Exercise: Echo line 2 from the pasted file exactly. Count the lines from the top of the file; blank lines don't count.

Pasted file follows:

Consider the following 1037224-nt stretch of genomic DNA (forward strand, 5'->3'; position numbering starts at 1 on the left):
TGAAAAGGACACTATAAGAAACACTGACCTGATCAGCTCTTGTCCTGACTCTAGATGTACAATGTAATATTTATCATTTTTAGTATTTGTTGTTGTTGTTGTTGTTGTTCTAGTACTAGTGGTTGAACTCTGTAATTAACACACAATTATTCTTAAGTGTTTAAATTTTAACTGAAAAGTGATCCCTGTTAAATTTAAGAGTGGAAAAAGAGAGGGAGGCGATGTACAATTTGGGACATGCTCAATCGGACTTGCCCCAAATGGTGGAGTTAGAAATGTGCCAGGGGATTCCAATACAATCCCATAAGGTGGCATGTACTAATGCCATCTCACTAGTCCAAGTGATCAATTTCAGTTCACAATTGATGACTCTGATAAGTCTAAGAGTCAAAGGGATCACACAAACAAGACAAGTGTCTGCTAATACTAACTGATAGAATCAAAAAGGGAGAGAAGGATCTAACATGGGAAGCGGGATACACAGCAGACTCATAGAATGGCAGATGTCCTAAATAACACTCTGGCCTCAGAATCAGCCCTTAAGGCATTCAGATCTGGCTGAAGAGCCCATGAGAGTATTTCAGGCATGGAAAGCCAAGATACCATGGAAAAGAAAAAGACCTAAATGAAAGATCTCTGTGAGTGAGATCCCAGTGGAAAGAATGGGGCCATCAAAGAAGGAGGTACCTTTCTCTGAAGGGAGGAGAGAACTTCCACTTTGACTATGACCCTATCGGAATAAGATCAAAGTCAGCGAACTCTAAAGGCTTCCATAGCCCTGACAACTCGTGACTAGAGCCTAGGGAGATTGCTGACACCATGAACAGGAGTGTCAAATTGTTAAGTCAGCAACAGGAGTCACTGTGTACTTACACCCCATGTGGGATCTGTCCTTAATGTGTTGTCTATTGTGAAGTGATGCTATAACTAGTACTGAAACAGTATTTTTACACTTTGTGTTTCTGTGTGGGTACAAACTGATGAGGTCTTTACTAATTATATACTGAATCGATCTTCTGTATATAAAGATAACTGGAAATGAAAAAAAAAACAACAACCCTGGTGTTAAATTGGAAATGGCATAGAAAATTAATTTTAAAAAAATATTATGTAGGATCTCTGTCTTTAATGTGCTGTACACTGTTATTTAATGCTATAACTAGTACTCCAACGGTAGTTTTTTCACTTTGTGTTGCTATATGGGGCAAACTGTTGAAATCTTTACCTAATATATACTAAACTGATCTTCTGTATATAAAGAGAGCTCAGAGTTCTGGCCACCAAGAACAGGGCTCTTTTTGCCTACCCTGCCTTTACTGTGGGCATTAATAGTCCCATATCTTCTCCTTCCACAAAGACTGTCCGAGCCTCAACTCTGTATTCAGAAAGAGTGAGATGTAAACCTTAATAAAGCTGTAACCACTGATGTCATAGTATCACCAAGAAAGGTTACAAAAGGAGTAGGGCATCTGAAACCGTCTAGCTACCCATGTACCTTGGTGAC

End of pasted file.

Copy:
TGAAAAGGACACTATAAGAAACACTGACCTGATCAGCTCTTGTCCTGACTCTAGATGTACAATGTAATATTTATCATTTTTAGTATTTGTTGTTGTTGTTGTTGTTGTTCTAGTACTAGTGGTTGAACTCTGTAATTAACACACAATTATTCTTAAGTGTTTAAATTTTAACTGAAAAGTGATCCCTGTTAAATTTAAGAGTGGAAAAAGAGAGGGAGGCGATGTACAATTTGGGACATGCTCAATCGGACTTGCCCCAAATGGTGGAGTTAGAAATGTGCCAGGGGATTCCAATACAATCCCATAAGGTGGCATGTACTAATGCCATCTCACTAGTCCAAGTGATCAATTTCAGTTCACAATTGATGACTCTGATAAGTCTAAGAGTCAAAGGGATCACACAAACAAGACAAGTGTCTGCTAATACTAACTGATAGAATCAAAAAGGGAGAGAAGGATCTAACATGGGAAGCGGGATACACAGCAGACTCATAGAATGGCAGATGTCCTAAATAACACTCTGGCCTCAGAATCAGCCCTTAAGGCATTCAGATCTGGCTGAAGAGCCCATGAGAGTATTTCAGGCATGGAAAGCCAAGATACCATGGAAAAGAAAAAGACCTAAATGAAAGATCTCTGTGAGTGAGATCCCAGTGGAAAGAATGGGGCCATCAAAGAAGGAGGTACCTTTCTCTGAAGGGAGGAGAGAACTTCCACTTTGACTATGACCCTATCGGAATAAGATCAAAGTCAGCGAACTCTAAAGGCTTCCATAGCCCTGACAACTCGTGACTAGAGCCTAGGGAGATTGCTGACACCATGAACAGGAGTGTCAAATTGTTAAGTCAGCAACAGGAGTCACTGTGTACTTACACCCCATGTGGGATCTGTCCTTAATGTGTTGTCTATTGTGAAGTGATGCTATAACTAGTACTGAAACAGTATTTTTACACTTTGTGTTTCTGTGTGGGTACAAACTGATGAGGTCTTTACTAATTATATACTGAATCGATCTTCTGTATATAAAGATAACTGGAAATGAAAAAAAAAACAACAACCCTGGTGTTAAATTGGAAATGGCATAGAAAATTAATTTTAAAAAAATATTATGTAGGATCTCTGTCTTTAATGTGCTGTACACTGTTATTTAATGCTATAACTAGTACTCCAACGGTAGTTTTTTCACTTTGTGTTGCTATATGGGGCAAACTGTTGAAATCTTTACCTAATATATACTAAACTGATCTTCTGTATATAAAGAGAGCTCAGAGTTCTGGCCACCAAGAACAGGGCTCTTTTTGCCTACCCTGCCTTTACTGTGGGCATTAATAGTCCCATATCTTCTCCTTCCACAAAGACTGTCCGAGCCTCAACTCTGTATTCAGAAAGAGTGAGATGTAAACCTTAATAAAGCTGTAACCACTGATGTCATAGTATCACCAAGAAAGGTTACAAAAGGAGTAGGGCATCTGAAACCGTCTAGCTACCCATGTACCTTGGTGAC